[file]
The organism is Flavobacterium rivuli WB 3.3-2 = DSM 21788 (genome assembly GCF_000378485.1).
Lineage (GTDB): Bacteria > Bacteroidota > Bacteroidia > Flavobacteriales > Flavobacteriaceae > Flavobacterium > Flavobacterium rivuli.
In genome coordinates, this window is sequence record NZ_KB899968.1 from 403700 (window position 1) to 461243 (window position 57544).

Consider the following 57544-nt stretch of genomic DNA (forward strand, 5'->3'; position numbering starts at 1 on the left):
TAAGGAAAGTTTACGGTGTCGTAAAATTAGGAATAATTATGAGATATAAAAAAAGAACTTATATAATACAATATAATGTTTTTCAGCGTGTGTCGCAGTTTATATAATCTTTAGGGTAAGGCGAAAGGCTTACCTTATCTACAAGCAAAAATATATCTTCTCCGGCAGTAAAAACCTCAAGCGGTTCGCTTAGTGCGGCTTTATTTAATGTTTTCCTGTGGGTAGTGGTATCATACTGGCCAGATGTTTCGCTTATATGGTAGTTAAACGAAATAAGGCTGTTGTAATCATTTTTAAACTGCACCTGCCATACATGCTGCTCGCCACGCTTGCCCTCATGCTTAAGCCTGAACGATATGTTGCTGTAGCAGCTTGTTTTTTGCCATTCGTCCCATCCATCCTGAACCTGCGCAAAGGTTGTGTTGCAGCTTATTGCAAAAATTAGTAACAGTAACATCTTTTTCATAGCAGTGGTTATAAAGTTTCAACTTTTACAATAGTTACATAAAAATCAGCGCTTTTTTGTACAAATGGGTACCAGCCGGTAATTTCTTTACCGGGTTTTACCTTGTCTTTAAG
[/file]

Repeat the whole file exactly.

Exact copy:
The organism is Flavobacterium rivuli WB 3.3-2 = DSM 21788 (genome assembly GCF_000378485.1).
Lineage (GTDB): Bacteria > Bacteroidota > Bacteroidia > Flavobacteriales > Flavobacteriaceae > Flavobacterium > Flavobacterium rivuli.
In genome coordinates, this window is sequence record NZ_KB899968.1 from 403700 (window position 1) to 461243 (window position 57544).

Consider the following 57544-nt stretch of genomic DNA (forward strand, 5'->3'; position numbering starts at 1 on the left):
TAAGGAAAGTTTACGGTGTCGTAAAATTAGGAATAATTATGAGATATAAAAAAAGAACTTATATAATACAATATAATGTTTTTCAGCGTGTGTCGCAGTTTATATAATCTTTAGGGTAAGGCGAAAGGCTTACCTTATCTACAAGCAAAAATATATCTTCTCCGGCAGTAAAAACCTCAAGCGGTTCGCTTAGTGCGGCTTTATTTAATGTTTTCCTGTGGGTAGTGGTATCATACTGGCCAGATGTTTCGCTTATATGGTAGTTAAACGAAATAAGGCTGTTGTAATCATTTTTAAACTGCACCTGCCATACATGCTGCTCGCCACGCTTGCCCTCATGCTTAAGCCTGAACGATATGTTGCTGTAGCAGCTTGTTTTTTGCCATTCGTCCCATCCATCCTGAACCTGCGCAAAGGTTGTGTTGCAGCTTATTGCAAAAATTAGTAACAGTAACATCTTTTTCATAGCAGTGGTTATAAAGTTTCAACTTTTACAATAGTTACATAAAAATCAGCGCTTTTTTGTACAAATGGGTACCAGCCGGTAATTTCTTTACCGGGTTTTACCTTGTCTTTAAG